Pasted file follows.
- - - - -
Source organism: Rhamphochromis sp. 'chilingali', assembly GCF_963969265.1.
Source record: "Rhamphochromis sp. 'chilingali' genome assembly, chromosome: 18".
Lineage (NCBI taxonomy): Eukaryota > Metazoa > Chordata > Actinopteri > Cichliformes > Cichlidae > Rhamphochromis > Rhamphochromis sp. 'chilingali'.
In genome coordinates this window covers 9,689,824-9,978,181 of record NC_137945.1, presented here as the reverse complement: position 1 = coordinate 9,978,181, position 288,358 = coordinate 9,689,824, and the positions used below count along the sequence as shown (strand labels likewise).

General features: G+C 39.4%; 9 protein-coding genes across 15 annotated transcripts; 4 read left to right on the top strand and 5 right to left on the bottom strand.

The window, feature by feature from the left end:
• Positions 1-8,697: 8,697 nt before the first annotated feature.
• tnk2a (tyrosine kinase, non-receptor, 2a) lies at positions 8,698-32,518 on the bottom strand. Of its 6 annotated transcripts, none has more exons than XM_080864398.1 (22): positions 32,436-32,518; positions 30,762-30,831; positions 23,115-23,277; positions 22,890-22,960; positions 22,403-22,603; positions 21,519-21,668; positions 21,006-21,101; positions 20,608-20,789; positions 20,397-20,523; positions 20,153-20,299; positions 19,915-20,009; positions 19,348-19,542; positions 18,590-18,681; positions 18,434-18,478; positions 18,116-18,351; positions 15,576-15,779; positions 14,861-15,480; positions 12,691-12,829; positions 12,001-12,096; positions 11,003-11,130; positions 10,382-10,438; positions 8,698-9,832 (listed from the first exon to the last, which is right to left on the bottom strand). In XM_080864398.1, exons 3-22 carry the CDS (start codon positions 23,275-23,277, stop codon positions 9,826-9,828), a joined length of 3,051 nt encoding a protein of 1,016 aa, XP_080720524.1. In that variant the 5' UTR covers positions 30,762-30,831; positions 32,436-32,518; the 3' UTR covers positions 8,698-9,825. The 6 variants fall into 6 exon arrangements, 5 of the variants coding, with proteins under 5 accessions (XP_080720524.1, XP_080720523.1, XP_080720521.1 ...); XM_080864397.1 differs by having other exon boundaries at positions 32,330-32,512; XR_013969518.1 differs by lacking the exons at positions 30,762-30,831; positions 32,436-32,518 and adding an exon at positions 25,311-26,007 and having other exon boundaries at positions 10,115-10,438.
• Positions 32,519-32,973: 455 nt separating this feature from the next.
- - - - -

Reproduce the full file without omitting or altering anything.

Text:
Source organism: Rhamphochromis sp. 'chilingali', assembly GCF_963969265.1.
Source record: "Rhamphochromis sp. 'chilingali' genome assembly, chromosome: 18".
Lineage (NCBI taxonomy): Eukaryota > Metazoa > Chordata > Actinopteri > Cichliformes > Cichlidae > Rhamphochromis > Rhamphochromis sp. 'chilingali'.
In genome coordinates this window covers 9,689,824-9,978,181 of record NC_137945.1, presented here as the reverse complement: position 1 = coordinate 9,978,181, position 288,358 = coordinate 9,689,824, and the positions used below count along the sequence as shown (strand labels likewise).

General features: G+C 39.4%; 9 protein-coding genes across 15 annotated transcripts; 4 read left to right on the top strand and 5 right to left on the bottom strand.

The window, feature by feature from the left end:
• Positions 1-8,697: 8,697 nt before the first annotated feature.
• tnk2a (tyrosine kinase, non-receptor, 2a) lies at positions 8,698-32,518 on the bottom strand. Of its 6 annotated transcripts, none has more exons than XM_080864398.1 (22): positions 32,436-32,518; positions 30,762-30,831; positions 23,115-23,277; positions 22,890-22,960; positions 22,403-22,603; positions 21,519-21,668; positions 21,006-21,101; positions 20,608-20,789; positions 20,397-20,523; positions 20,153-20,299; positions 19,915-20,009; positions 19,348-19,542; positions 18,590-18,681; positions 18,434-18,478; positions 18,116-18,351; positions 15,576-15,779; positions 14,861-15,480; positions 12,691-12,829; positions 12,001-12,096; positions 11,003-11,130; positions 10,382-10,438; positions 8,698-9,832 (listed from the first exon to the last, which is right to left on the bottom strand). In XM_080864398.1, exons 3-22 carry the CDS (start codon positions 23,275-23,277, stop codon positions 9,826-9,828), a joined length of 3,051 nt encoding a protein of 1,016 aa, XP_080720524.1. In that variant the 5' UTR covers positions 30,762-30,831; positions 32,436-32,518; the 3' UTR covers positions 8,698-9,825. The 6 variants fall into 6 exon arrangements, 5 of the variants coding, with proteins under 5 accessions (XP_080720524.1, XP_080720523.1, XP_080720521.1 ...); XM_080864397.1 differs by having other exon boundaries at positions 32,330-32,512; XR_013969518.1 differs by lacking the exons at positions 30,762-30,831; positions 32,436-32,518 and adding an exon at positions 25,311-26,007 and having other exon boundaries at positions 10,115-10,438.
• Positions 32,519-32,973: 455 nt separating this feature from the next.